Tag Archives: Geico

Making insurance interesting

7 Jul

It’s no easy feat. After all, insurance is one of those burdens in life, something we need but don’t necessarily want. Lately I have seen some funny commercials for Nationwide, but the humorous trend goes back to Geico. Geico has had great ads for a long time and their tag line “15 minutes or less could save you 15% or more on car insurance” is ubiquitous. Unlike other insurers, they run several advertising campaigns at once. You might see ads featuring the Gecko, the Cavemen or the Celebrity Spokesperson. It keeps it fresh. If you’ve ever wondered where these ideas came from, here’s an interview with Geico’s marketing VP, from today’s Washington Post.

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Perception, perception, perception.

30 May

Marketing is all about creating perception. We use ads, public relations, coupons, whatever, to shape the public’s perception of our product or service. Take for instance Geico. How do you perceive the insurer, which started life as a the Government Employees Insurance Company? Chances are you think of them as cheap insurance. Why? Because for years they have been using the tagline “15 minutes could save you 15% or more.” They also use a humorous approach to make them seem accessible. (I do love the new James Lipton commercial, where he “interviews” a “real” Geico customer.)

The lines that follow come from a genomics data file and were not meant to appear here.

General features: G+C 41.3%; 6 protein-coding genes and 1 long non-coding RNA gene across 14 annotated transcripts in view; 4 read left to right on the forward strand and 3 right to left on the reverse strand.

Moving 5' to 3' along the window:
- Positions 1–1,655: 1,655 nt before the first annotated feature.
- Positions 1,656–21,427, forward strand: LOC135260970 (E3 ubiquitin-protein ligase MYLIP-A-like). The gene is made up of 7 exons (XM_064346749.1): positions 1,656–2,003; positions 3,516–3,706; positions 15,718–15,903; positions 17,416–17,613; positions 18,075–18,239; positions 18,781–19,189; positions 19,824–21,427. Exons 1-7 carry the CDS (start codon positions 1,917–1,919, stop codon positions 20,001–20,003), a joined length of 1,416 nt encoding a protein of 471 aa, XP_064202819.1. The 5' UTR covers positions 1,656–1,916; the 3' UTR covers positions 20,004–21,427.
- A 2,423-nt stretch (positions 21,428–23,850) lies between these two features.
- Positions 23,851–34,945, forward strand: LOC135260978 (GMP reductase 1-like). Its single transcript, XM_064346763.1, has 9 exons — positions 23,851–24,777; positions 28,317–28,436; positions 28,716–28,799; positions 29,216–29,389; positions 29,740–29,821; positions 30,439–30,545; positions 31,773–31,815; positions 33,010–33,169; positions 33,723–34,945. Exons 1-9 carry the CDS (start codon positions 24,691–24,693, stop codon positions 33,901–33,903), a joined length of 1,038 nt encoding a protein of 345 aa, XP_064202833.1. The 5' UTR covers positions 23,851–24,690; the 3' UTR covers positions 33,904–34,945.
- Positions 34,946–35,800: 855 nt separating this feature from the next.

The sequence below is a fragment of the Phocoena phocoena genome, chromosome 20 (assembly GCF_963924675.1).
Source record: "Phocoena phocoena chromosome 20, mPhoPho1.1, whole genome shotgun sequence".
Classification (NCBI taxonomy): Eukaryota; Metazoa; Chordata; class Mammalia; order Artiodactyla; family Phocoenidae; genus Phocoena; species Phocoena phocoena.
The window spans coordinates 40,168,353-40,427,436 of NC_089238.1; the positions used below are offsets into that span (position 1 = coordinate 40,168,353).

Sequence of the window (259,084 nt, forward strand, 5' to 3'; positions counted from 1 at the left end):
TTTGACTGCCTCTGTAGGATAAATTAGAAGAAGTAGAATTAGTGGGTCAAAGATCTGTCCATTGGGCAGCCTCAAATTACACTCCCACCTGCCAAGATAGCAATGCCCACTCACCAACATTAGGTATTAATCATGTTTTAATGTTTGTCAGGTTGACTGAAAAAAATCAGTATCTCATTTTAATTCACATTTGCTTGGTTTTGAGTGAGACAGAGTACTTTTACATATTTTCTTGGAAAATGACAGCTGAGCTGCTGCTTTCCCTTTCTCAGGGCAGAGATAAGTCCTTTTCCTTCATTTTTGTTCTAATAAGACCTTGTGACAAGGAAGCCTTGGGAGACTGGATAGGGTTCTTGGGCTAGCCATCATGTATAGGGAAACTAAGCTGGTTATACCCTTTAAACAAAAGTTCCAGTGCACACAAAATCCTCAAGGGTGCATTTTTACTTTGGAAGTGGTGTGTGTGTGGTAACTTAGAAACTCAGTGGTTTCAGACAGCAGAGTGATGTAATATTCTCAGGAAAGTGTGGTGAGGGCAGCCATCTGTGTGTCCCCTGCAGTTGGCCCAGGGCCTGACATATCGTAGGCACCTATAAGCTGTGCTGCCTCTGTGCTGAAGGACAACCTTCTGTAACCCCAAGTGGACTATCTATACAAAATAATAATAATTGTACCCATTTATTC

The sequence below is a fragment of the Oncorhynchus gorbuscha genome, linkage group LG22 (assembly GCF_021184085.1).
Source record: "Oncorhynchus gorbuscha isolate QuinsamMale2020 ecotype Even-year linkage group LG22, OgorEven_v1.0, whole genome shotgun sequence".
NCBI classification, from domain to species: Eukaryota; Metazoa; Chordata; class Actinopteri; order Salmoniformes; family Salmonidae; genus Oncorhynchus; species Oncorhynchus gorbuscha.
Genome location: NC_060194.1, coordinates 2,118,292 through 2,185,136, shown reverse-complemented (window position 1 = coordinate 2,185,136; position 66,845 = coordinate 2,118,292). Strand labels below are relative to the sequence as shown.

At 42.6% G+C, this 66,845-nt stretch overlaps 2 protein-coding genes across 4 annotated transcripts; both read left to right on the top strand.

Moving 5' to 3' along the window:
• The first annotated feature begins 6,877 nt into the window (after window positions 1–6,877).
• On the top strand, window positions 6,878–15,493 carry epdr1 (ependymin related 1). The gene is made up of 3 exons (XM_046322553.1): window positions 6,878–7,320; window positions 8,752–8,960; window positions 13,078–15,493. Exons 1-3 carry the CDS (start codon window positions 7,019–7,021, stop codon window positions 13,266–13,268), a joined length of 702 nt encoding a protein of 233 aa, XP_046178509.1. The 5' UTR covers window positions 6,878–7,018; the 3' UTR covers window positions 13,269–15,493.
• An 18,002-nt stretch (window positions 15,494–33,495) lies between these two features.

OK. So not all perception is accurate. Giant, a supermarket here in the mid-Atlantic, runs an ad campaign that makes it seem that Giant is the place to get everything you need and save money. So not true. Many products at Giant are more expensive than elsewhere. This is where marketers can get into trouble, or where we see a disconnect between a marketing department and an operations department. The marketers are being told go out and make it look like we offer great deals on a great selection of food.  Yet price points are really high for many items.

In Washington, yesterday and today, the hoopla is all about Scott McClellan’s new book, “What Happened.” Why? Because McClellan, who was press secretary for Bush, and who was in charge of shaping the public’s perception about issues such as the Iraq war, has turned. The book is highly critical of Bush and his advisers, and claims they actively used him to deceive the American public. There is a perception problem though–why should we believe McClellan now? What is motivating him to come out against Bush (to whom he was loyal for years) NOW?  In fact, the press does not seem to know what to make of this. I saw Martha Raddatz interview McClellan last night on ABC News and she asked him point blank if he thought the Bush White House were liars. He stopped short of saying that. What McClellan has to contend with it that he is perceived as a spinner. In fact, Martha called him on it–telling him he was spinning! It was unbelievable. Read the transcript here.

So there is often a gap to bridge between the truth and perception. In public affairs, if the bridge is shaky, the public will find out eventually. I think this is the case here. All governments spin the facts. That is a fact. But not all governments take the country to war. The truth is yet to be told, and the perception about the Iraq war has been crumbling for a while. Will Scott McClellan’s book bring this bridge down completely? I am not sure. Like I said before, he has a perception problem himself. Reporters don’t trust him. Dana Milbank (whose commentary I think is somewhat juvenile) pokes fun at McClellan in today’s Washington Post. It will play out eventually. Stay tuned.